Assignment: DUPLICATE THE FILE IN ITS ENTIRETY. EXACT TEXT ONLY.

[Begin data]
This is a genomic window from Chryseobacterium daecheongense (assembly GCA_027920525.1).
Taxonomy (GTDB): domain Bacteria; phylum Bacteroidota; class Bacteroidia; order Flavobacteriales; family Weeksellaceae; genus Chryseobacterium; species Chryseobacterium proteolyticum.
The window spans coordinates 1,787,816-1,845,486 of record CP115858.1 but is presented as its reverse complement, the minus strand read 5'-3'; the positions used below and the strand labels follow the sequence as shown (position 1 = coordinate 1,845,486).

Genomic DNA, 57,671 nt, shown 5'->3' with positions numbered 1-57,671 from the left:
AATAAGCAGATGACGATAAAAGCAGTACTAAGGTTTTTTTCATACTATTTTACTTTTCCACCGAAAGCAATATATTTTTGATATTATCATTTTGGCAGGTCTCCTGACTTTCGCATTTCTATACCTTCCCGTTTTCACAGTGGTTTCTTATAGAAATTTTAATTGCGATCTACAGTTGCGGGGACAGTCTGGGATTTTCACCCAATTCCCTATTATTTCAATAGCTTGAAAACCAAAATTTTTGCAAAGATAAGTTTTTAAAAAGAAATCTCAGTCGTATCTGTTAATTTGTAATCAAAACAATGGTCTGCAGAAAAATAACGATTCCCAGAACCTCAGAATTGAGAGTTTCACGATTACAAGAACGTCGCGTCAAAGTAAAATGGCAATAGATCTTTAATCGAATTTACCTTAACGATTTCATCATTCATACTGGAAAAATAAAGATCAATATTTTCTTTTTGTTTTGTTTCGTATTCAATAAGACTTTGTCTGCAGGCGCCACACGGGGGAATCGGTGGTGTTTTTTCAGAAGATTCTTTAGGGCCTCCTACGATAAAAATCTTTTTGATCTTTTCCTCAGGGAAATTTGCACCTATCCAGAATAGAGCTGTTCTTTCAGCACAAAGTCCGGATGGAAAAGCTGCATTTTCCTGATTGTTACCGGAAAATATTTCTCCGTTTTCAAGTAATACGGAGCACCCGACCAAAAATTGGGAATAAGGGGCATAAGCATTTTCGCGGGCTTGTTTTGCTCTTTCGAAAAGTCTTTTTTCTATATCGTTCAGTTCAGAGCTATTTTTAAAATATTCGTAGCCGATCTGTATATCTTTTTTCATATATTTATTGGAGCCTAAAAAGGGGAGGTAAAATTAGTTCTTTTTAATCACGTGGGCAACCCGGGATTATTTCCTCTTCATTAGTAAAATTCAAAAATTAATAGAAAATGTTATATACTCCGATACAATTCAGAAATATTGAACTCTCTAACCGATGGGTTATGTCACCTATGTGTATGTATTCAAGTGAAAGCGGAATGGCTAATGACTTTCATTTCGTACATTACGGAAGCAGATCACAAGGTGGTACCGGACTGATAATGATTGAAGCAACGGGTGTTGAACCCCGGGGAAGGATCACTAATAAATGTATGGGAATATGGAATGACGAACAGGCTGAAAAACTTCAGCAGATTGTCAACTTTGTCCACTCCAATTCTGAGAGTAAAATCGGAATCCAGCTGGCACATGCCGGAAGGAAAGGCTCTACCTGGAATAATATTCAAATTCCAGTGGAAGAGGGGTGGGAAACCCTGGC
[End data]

This is a genomic window from Chryseobacterium daecheongense (assembly GCA_027920525.1).
Taxonomy (GTDB): domain Bacteria; phylum Bacteroidota; class Bacteroidia; order Flavobacteriales; family Weeksellaceae; genus Chryseobacterium; species Chryseobacterium proteolyticum.
The window spans coordinates 1,787,816-1,845,486 of record CP115858.1 but is presented as its reverse complement, the minus strand read 5'-3'; the positions used below and the strand labels follow the sequence as shown (position 1 = coordinate 1,845,486).

Genomic DNA, 57,671 nt, shown 5'->3' with positions numbered 1-57,671 from the left:
AATAAGCAGATGACGATAAAAGCAGTACTAAGGTTTTTTTCATACTATTTTACTTTTCCACCGAAAGCAATATATTTTTGATATTATCATTTTGGCAGGTCTCCTGACTTTCGCATTTCTATACCTTCCCGTTTTCACAGTGGTTTCTTATAGAAATTTTAATTGCGATCTACAGTTGCGGGGACAGTCTGGGATTTTCACCCAATTCCCTATTATTTCAATAGCTTGAAAACCAAAATTTTTGCAAAGATAAGTTTTTAAAAAGAAATCTCAGTCGTATCTGTTAATTTGTAATCAAAACAATGGTCTGCAGAAAAATAACGATTCCCAGAACCTCAGAATTGAGAGTTTCACGATTACAAGAACGTCGCGTCAAAGTAAAATGGCAATAGATCTTTAATCGAATTTACCTTAACGATTTCATCATTCATACTGGAAAAATAAAGATCAATATTTTCTTTTTGTTTTGTTTCGTATTCAATAAGACTTTGTCTGCAGGCGCCACACGGGGGAATCGGTGGTGTTTTTTCAGAAGATTCTTTAGGGCCTCCTACGATAAAAATCTTTTTGATCTTTTCCTCAGGGAAATTTGCACCTATCCAGAATAGAGCTGTTCTTTCAGCACAAAGTCCGGATGGAAAAGCTGCATTTTCCTGATTGTTACCGGAAAATATTTCTCCGTTTTCAAGTAATACGGAGCACCCGACCAAAAATTGGGAATAAGGGGCATAAGCATTTTCGCGGGCTTGTTTTGCTCTTTCGAAAAGTCTTTTTTCTATATCGTTCAGTTCAGAGCTATTTTTAAAATATTCGTAGCCGATCTGTATATCTTTTTTCATATATTTATTGGAGCCTAAAAAGGGGAGGTAAAATTAGTTCTTTTTAATCACGTGGGCAACCCGGGATTATTTCCTCTTCATTAGTAAAATTCAAAAATTAATAGAAAATGTTATATACTCCGATACAATTCAGAAATATTGAACTCTCTAACCGATGGGTTATGTCACCTATGTGTATGTATTCAAGTGAAAGCGGAATGGCTAATGACTTTCATTTCGTACATTACGGAAGCAGATCACAAGGTGGTACCGGACTGATAATGATTGAAGCAACGGGTGTTGAACCCCGGGGAAGGATCACTAATAAATGTATGGGAATATGGAATGACGAACAGGCTGAAAAACTTCAGCAGATTGTCAACTTTGTCCACTCCAATTCTGAGAGTAAAATCGGAATCCAGCTGGCACATGCCGGAAGGAAAGGCTCTACCTGGAATAATATTCAAATTCCAGTGGAAGAGGGGTGGGAAACCCTGGC